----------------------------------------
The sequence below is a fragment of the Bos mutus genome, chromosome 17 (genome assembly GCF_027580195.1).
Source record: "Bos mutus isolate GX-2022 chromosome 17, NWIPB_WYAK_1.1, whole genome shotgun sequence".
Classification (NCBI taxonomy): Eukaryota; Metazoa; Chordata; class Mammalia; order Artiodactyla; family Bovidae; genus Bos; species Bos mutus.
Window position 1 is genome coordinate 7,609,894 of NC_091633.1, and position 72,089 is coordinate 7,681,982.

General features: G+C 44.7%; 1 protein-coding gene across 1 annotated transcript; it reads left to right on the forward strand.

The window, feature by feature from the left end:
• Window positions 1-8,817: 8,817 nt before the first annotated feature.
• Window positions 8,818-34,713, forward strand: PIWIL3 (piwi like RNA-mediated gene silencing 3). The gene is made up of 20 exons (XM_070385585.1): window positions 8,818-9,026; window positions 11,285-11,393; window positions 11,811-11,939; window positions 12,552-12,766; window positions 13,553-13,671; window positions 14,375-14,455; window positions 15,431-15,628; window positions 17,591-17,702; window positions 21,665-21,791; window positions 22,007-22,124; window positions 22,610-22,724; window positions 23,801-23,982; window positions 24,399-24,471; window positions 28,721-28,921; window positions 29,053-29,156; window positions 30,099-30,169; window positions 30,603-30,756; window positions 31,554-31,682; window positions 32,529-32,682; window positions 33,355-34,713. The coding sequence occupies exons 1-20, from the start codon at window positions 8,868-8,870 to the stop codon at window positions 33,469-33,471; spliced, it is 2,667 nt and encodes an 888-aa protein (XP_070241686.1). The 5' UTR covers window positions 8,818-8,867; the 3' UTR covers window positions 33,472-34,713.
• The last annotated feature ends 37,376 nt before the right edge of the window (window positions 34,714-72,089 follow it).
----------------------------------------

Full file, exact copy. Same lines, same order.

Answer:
The sequence below is a fragment of the Bos mutus genome, chromosome 17 (genome assembly GCF_027580195.1).
Source record: "Bos mutus isolate GX-2022 chromosome 17, NWIPB_WYAK_1.1, whole genome shotgun sequence".
Classification (NCBI taxonomy): Eukaryota; Metazoa; Chordata; class Mammalia; order Artiodactyla; family Bovidae; genus Bos; species Bos mutus.
Window position 1 is genome coordinate 7,609,894 of NC_091633.1, and position 72,089 is coordinate 7,681,982.

General features: G+C 44.7%; 1 protein-coding gene across 1 annotated transcript; it reads left to right on the forward strand.

The window, feature by feature from the left end:
• Window positions 1-8,817: 8,817 nt before the first annotated feature.
• Window positions 8,818-34,713, forward strand: PIWIL3 (piwi like RNA-mediated gene silencing 3). The gene is made up of 20 exons (XM_070385585.1): window positions 8,818-9,026; window positions 11,285-11,393; window positions 11,811-11,939; window positions 12,552-12,766; window positions 13,553-13,671; window positions 14,375-14,455; window positions 15,431-15,628; window positions 17,591-17,702; window positions 21,665-21,791; window positions 22,007-22,124; window positions 22,610-22,724; window positions 23,801-23,982; window positions 24,399-24,471; window positions 28,721-28,921; window positions 29,053-29,156; window positions 30,099-30,169; window positions 30,603-30,756; window positions 31,554-31,682; window positions 32,529-32,682; window positions 33,355-34,713. The coding sequence occupies exons 1-20, from the start codon at window positions 8,868-8,870 to the stop codon at window positions 33,469-33,471; spliced, it is 2,667 nt and encodes an 888-aa protein (XP_070241686.1). The 5' UTR covers window positions 8,818-8,867; the 3' UTR covers window positions 33,472-34,713.
• The last annotated feature ends 37,376 nt before the right edge of the window (window positions 34,714-72,089 follow it).